Letters From the Editor

Hackery Smackery Doo

Have you heard enough about Jon Stewart’s appearance on Crossfire yet? Yes? Well I’m sorry, because here’s one more opinion, and I really want to share.

Jon Stewart’s position is that Crossfire and its hosts, Tucker Carlson and Paul Begala, do a poor job of contributing to real, valuable public political discussion, that the show reduces any real debate into little more than “knee-jerk, reactionary talk.” For anyone who’s even seen five minutes of their show, it would be difficult to argue otherwise.

Stewart, however, also accuses Carlson and Begala of being “hacks,” and that’s really where the fun begins. Because this is when the Crossfire hosts begin playing “Who’s the Real Hack?” with Stewart. Carlson and Begala win that prize, and they really do it all on their own. Stewart practically tried to help them out. Here’s what I mean.

They want to know why, when Stewart had John Kerry on The Daily Show he didn’t ask him tougher questions.
Carlson: You had John Kerry on your show and you sniff his throne and you're accusing us of partisan hackery?
Stewart replies what we all know—that his show is a comedy show, that it’s not a real news program…
Stewart: The show that leads into me is puppets making crank phone calls.
…that, in fact, it’s shows like Crossfire that are really supposed to do the news.
Stewart: You have a responsibility to the public discourse, and you fail miserably.
So that’s the recap of the argument. Now, in the following exchange is where Stewart actually asks them to prove him wrong, to prove to him that he has a responsibility to ask tougher questions.
Stewart: So what I would suggest is, when you talk about you’re holding politicians’ feet to fire, I think that’s disingenuous. I think you’re…

Carlson: “How are you holding up?” I mean, come on.

Stewart: No, no, no. But my role isn’t, I don’t think…

Carlson: But you can ask him a real question, don’t you think, instead of saying…
When Stewart says, “I don’t think,” he’s looking to them and asking, “Well, is that my role, to hold their feet to the fire?” You can see it in the clip and watch it unfold on his face (at 5:22 into the segment available here).

Now, I’m not on Crossfire, and I don’t know what kind of qualifications you need to be a host on that show. I’d guess that you have to have some sort of political or debate experience. I don’t have either. Either way, Stewart asked them to tell him if he had a responsibility to be a tough newsman. The argument, at least what would have been a good argument, what would have proved these guys weren’t hacks would have been if they’d said, quite simply: Yes, you do have that responsibility.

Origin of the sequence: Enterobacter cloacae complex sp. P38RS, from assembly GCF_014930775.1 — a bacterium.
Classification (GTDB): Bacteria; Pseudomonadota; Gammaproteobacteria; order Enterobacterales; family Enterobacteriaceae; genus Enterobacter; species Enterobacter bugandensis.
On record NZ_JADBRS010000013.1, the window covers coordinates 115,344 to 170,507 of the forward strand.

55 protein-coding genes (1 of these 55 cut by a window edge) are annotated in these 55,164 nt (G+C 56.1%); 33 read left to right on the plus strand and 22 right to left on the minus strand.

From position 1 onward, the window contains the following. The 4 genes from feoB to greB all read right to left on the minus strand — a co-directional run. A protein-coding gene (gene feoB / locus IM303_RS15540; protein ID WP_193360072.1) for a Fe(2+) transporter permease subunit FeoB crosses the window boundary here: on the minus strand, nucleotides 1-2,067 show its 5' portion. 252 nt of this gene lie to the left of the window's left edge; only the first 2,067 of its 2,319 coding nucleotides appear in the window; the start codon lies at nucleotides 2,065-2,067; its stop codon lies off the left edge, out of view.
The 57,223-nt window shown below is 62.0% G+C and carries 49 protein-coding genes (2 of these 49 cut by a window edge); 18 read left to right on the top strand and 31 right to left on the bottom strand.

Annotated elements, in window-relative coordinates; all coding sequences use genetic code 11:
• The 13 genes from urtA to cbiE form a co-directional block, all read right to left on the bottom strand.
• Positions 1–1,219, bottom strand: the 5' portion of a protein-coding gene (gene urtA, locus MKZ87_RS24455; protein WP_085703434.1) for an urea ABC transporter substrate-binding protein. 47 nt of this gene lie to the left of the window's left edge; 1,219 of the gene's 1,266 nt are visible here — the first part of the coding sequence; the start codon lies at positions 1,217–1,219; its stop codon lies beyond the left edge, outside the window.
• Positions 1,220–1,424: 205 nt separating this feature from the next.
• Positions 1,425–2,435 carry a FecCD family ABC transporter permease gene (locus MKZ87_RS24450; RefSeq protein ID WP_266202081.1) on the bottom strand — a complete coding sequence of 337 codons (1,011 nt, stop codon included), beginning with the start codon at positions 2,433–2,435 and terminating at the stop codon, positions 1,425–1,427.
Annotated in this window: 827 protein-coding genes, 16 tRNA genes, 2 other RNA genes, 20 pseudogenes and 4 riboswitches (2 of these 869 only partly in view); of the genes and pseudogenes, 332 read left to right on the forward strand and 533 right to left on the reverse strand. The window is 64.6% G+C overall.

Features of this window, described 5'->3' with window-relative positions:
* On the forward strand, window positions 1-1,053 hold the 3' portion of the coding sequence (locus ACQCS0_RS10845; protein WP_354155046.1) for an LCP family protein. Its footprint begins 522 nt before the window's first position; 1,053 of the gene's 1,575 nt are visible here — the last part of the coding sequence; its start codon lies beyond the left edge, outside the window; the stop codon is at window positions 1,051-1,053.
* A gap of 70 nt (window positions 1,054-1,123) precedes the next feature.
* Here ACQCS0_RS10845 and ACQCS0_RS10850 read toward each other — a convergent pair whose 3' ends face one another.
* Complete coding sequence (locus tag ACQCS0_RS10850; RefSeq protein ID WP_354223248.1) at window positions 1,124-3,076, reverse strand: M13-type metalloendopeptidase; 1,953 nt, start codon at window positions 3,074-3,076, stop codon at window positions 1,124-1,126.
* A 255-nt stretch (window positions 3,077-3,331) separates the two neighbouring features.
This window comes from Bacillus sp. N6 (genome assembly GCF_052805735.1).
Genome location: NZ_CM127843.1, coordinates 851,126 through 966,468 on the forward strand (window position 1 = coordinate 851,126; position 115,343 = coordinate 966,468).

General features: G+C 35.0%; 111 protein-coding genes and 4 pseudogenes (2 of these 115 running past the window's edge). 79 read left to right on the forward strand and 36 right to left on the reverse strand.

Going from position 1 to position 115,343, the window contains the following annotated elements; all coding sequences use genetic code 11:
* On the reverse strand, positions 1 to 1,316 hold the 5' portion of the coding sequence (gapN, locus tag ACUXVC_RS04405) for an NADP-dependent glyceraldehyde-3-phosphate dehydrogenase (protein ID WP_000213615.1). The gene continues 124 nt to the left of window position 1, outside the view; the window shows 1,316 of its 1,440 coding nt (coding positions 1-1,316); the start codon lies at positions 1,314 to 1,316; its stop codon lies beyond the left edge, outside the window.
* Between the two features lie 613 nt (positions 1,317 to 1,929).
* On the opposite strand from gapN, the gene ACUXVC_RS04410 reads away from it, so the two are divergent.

It’s been in the news lately that “many” viewers between 18 and 34 get their news from The Daily Show. And just like when Charles Barkley said “I’m not a role model,” hey, we’re all terribly sorry if this is an inconvenience to you in any way, but that’s the price you pay for being a successful, celebrated athlete—you are a de-facto role model. Kids instantly idolize you, they want to be like you, thus they emulate you. And so you are a role model.

So the argument to Jon Stewart is simple: Because you have a large, significant audience, you have that responsibility. Because they’re listening to you, and only you, for their news, you have the responsibility to challenge them, politically. Though wouldn’t the show start to kind of suck after that? Who knows.

Stewart’s real point there, however—that they’re hacks and that this is hardly a real debate show, is proven by them not having the wherewithal to follow up on his simple question. Plus, it was awfully funny.


Andrew Womack is a founding editor of The Morning News. He is always working on the next installment of the Albums of the Year series at TMN. More by Andrew Womack

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